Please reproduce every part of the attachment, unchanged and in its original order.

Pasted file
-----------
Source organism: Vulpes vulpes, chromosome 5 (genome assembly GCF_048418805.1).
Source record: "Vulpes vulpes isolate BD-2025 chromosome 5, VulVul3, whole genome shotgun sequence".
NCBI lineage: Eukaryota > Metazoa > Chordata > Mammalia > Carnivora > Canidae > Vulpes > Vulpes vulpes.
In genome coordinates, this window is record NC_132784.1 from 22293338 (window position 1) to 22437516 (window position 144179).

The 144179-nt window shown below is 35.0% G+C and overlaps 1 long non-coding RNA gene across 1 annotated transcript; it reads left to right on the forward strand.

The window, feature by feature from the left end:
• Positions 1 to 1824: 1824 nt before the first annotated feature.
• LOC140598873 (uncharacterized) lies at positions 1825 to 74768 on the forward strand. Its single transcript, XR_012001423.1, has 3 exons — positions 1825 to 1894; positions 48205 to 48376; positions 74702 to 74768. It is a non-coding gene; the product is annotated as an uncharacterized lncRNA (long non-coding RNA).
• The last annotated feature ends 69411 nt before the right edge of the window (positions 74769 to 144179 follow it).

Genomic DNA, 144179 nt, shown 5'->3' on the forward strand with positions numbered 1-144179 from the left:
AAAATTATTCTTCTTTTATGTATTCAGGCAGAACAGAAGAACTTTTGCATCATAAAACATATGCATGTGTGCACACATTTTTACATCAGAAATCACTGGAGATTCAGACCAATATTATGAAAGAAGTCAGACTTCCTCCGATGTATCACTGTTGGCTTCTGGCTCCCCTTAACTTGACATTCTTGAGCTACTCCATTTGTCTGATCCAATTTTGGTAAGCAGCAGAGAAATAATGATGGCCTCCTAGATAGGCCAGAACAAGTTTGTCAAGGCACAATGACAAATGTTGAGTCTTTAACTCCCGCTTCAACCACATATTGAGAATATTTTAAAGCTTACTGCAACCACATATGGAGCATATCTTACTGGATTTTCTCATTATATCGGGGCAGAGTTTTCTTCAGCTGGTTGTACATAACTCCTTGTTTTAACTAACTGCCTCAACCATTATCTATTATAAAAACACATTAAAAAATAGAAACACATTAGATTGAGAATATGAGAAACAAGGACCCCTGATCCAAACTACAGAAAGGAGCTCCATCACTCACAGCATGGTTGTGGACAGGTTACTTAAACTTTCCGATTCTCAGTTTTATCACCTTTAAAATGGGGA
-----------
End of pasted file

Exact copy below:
Source organism: Vulpes vulpes, chromosome 5 (genome assembly GCF_048418805.1).
Source record: "Vulpes vulpes isolate BD-2025 chromosome 5, VulVul3, whole genome shotgun sequence".
NCBI lineage: Eukaryota > Metazoa > Chordata > Mammalia > Carnivora > Canidae > Vulpes > Vulpes vulpes.
In genome coordinates, this window is record NC_132784.1 from 22293338 (window position 1) to 22437516 (window position 144179).

The 144179-nt window shown below is 35.0% G+C and overlaps 1 long non-coding RNA gene across 1 annotated transcript; it reads left to right on the forward strand.

The window, feature by feature from the left end:
• Positions 1 to 1824: 1824 nt before the first annotated feature.
• LOC140598873 (uncharacterized) lies at positions 1825 to 74768 on the forward strand. Its single transcript, XR_012001423.1, has 3 exons — positions 1825 to 1894; positions 48205 to 48376; positions 74702 to 74768. It is a non-coding gene; the product is annotated as an uncharacterized lncRNA (long non-coding RNA).
• The last annotated feature ends 69411 nt before the right edge of the window (positions 74769 to 144179 follow it).

Genomic DNA, 144179 nt, shown 5'->3' on the forward strand with positions numbered 1-144179 from the left:
AAAATTATTCTTCTTTTATGTATTCAGGCAGAACAGAAGAACTTTTGCATCATAAAACATATGCATGTGTGCACACATTTTTACATCAGAAATCACTGGAGATTCAGACCAATATTATGAAAGAAGTCAGACTTCCTCCGATGTATCACTGTTGGCTTCTGGCTCCCCTTAACTTGACATTCTTGAGCTACTCCATTTGTCTGATCCAATTTTGGTAAGCAGCAGAGAAATAATGATGGCCTCCTAGATAGGCCAGAACAAGTTTGTCAAGGCACAATGACAAATGTTGAGTCTTTAACTCCCGCTTCAACCACATATTGAGAATATTTTAAAGCTTACTGCAACCACATATGGAGCATATCTTACTGGATTTTCTCATTATATCGGGGCAGAGTTTTCTTCAGCTGGTTGTACATAACTCCTTGTTTTAACTAACTGCCTCAACCATTATCTATTATAAAAACACATTAAAAAATAGAAACACATTAGATTGAGAATATGAGAAACAAGGACCCCTGATCCAAACTACAGAAAGGAGCTCCATCACTCACAGCATGGTTGTGGACAGGTTACTTAAACTTTCCGATTCTCAGTTTTATCACCTTTAAAATGGGGA